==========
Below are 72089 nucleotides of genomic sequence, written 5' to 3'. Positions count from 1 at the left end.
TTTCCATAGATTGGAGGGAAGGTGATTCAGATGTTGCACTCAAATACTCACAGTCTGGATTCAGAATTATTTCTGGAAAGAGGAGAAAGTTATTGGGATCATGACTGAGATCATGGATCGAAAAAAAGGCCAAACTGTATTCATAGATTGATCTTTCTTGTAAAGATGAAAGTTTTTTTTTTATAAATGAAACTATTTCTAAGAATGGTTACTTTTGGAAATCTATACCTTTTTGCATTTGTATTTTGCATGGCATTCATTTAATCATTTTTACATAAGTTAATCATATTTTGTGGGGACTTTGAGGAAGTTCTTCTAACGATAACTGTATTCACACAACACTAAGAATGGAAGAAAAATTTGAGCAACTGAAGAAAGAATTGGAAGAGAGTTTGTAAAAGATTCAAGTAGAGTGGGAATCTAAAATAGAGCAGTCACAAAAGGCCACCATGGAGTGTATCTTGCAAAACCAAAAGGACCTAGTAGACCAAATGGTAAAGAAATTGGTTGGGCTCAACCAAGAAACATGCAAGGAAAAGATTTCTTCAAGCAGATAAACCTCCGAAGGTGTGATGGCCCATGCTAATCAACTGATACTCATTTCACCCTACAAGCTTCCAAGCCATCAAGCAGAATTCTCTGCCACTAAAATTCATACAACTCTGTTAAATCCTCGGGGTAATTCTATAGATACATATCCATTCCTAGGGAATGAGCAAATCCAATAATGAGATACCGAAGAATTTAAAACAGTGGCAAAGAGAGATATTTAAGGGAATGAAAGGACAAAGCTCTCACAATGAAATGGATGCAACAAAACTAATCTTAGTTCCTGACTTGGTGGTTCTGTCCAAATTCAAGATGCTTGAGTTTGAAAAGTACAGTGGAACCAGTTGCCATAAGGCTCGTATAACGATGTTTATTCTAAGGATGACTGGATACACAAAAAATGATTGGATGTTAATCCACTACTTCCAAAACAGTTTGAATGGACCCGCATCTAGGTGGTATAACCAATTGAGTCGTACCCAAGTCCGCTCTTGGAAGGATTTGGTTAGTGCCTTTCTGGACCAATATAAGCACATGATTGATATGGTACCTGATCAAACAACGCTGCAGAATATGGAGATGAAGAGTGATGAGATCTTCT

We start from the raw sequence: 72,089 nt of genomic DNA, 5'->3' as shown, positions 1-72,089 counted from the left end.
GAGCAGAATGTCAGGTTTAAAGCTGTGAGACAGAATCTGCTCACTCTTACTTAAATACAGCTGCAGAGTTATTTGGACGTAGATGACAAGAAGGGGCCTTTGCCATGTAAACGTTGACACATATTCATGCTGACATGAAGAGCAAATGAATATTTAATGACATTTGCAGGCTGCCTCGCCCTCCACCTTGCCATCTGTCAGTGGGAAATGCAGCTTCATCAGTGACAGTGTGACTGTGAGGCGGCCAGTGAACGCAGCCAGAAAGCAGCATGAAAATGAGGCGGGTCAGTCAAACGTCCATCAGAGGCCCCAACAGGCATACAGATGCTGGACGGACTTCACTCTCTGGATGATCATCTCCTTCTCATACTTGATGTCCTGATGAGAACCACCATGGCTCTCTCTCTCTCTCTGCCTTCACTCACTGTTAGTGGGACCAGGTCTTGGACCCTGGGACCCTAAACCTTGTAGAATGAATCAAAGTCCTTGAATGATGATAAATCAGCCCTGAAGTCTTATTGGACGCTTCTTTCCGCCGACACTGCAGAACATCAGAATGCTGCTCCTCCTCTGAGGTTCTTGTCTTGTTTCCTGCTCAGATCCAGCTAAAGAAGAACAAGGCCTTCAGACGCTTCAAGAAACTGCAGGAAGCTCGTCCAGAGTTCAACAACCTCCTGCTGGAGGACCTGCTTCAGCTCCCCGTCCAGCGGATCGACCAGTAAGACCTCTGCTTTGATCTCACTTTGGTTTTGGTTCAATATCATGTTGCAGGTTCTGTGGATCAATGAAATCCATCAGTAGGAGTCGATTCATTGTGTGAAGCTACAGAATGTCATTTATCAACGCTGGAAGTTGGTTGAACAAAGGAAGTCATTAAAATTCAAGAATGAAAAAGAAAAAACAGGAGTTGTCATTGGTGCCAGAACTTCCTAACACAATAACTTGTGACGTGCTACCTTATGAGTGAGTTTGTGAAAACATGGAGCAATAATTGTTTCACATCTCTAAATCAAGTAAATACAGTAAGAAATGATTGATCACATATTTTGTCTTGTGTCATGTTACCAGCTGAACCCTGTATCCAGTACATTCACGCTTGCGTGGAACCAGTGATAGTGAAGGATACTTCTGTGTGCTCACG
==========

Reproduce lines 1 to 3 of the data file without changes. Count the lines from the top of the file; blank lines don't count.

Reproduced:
Below are 72089 nucleotides of genomic sequence, written 5' to 3'. Positions count from 1 at the left end.
TTTCCATAGATTGGAGGGAAGGTGATTCAGATGTTGCACTCAAATACTCACAGTCTGGATTCAGAATTATTTCTGGAAAGAGGAGAAAGTTATTGGGATCATGACTGAGATCATGGATCGAAAAAAAGGCCAAACTGTATTCATAGATTGATCTTTCTTGTAAAGATGAAAGTTTTTTTTTTATAAATGAAACTATTTCTAAGAATGGTTACTTTTGGAAATCTATACCTTTTTGCATTTGTATTTTGCATGGCATTCATTTAATCATTTTTACATAAGTTAATCATATTTTGTGGGGACTTTGAGGAAGTTCTTCTAACGATAACTGTATTCACACAACACTAAGAATGGAAGAAAAATTTGAGCAACTGAAGAAAGAATTGGAAGAGAGTTTGTAAAAGATTCAAGTAGAGTGGGAATCTAAAATAGAGCAGTCACAAAAGGCCACCATGGAGTGTATCTTGCAAAACCAAAAGGACCTAGTAGACCAAATGGTAAAGAAATTGGTTGGGCTCAACCAAGAAACATGCAAGGAAAAGATTTCTTCAAGCAGATAAACCTCCGAAGGTGTGATGGCCCATGCTAATCAACTGATACTCATTTCACCCTACAAGCTTCCAAGCCATCAAGCAGAATTCTCTGCCACTAAAATTCATACAACTCTGTTAAATCCTCGGGGTAATTCTATAGATACATATCCATTCCTAGGGAATGAGCAAATCCAATAATGAGATACCGAAGAATTTAAAACAGTGGCAAAGAGAGATATTTAAGGGAATGAAAGGACAAAGCTCTCACAATGAAATGGATGCAACAAAACTAATCTTAGTTCCTGACTTGGTGGTTCTGTCCAAATTCAAGATGCTTGAGTTTGAAAAGTACAGTGGAACCAGTTGCCATAAGGCTCGTATAACGATGTTTATTCTAAGGATGACTGGATACACAAAAAATGATTGGATGTTAATCCACTACTTCCAAAACAGTTTGAATGGACCCGCATCTAGGTGGTATAACCAATTGAGTCGTACCCAAGTCCGCTCTTGGAAGGATTTGGTTAGTGCCTTTCTGGACCAATATAAGCACATGATTGATATGGTACCTGATCAAACAACGCTGCAGAATATGGAGATGAAGAGTGATGAGATCTTCT

We start from the raw sequence: 72,089 nt of genomic DNA, 5'->3' as shown, positions 1-72,089 counted from the left end.